You’ll need to enable it manually, though. You can do this by starting up PIA Manager and simply toggling it from ‘off’ to ‘on’ and restarting the VPN. After this, it will step in if your connection drops.
PIA’s pricing starts at $6.95 monthly and drops to $2.91 when paid upfront for 2 years–amazing value for such a great product!
When you install a VPN on your router, you ensure that all devices connected to your home’s network remain protected with minimal effort and fuss. Instead of downloading a native app for all devices, you can simply configure your router to protect all your devices.
However, not all VPNs are router-friendly, and not all routers support VPNs. That means you need to do two things:
There are several factors that go into deciding which VPN to use with a router. These include:
Router Support: Either the VPN lets you buy pre-flashed routers, meaning a router with the VPN already installed, or you can install the VPN on the router yourself using either native orthird-party firmware like DD-WRT or Tomato (more on that below).
VPN Speed: Since installing a VPN on your router likely means you’ll be using the VPN on a variety of devices, fast speeds are essential. All the VPNs we’ve picked have fast speeds so you won’t experience slow internet speeds on all your devices–a nightmare!
Encryption: If you’re going to rely on a single VPN service to secure all your devices via the router, you better make sure the VPN offers the best encryption. That means the VPN should offer the OpenVPN protocol (the most secure) and AES-256 encryption (military-grade).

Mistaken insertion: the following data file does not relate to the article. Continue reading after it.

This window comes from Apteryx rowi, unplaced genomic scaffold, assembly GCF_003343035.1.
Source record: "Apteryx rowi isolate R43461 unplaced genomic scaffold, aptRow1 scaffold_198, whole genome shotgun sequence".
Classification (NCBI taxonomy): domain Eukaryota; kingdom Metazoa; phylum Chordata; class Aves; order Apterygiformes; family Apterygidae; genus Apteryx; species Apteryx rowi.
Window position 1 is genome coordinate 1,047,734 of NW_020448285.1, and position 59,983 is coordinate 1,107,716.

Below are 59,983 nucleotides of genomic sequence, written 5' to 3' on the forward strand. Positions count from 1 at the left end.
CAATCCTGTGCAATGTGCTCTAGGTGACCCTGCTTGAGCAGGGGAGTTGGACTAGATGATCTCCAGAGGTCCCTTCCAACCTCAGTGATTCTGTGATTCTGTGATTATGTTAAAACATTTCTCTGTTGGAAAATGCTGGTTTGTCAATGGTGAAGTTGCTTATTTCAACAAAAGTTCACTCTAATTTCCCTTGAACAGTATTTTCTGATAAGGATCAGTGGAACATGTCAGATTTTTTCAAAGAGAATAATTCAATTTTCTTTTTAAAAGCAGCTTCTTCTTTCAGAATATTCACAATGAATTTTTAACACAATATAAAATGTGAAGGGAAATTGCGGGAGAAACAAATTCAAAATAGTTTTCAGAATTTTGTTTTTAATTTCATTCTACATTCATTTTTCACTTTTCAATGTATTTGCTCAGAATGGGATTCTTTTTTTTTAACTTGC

We also consider the usual (price, features, business history, etc) as it is part of our review process.
Key VPN Router Terminology: DD-WRT vs Tomato
Two terms you will come across when researching VPN routers are DD-WRT and Tomato—these are both open-source third-party firmware that are available for free online. Simply put, they enable your router to function as a VPN client when it is installed (“flashed”) on one.
DD-WRT and Tomato both improve your security, let you use different VPN protocols, disable router manufacturers’ security loopholes, extend your Wi-Fi range, and regulate bandwidth. They do differ in some areas, though. Here’s how they stack up—
Available on more devices.
Run two VPN servers at once.
Adjust Wi-Fi signal strength.
Better bandwidth monitoring.
Prioritize certain types of traffic.
Works better with more VPN services.
Access home network remotely.
Supported by fewer routers.
5 Best VPNs for Router Installation—Our Picks
These are, in our opinion, the 5 best VPN services available on the market for use with a router. We have tested each of these services extensively, alongside 100+ others, and tested all their features to arrive at our conclusion.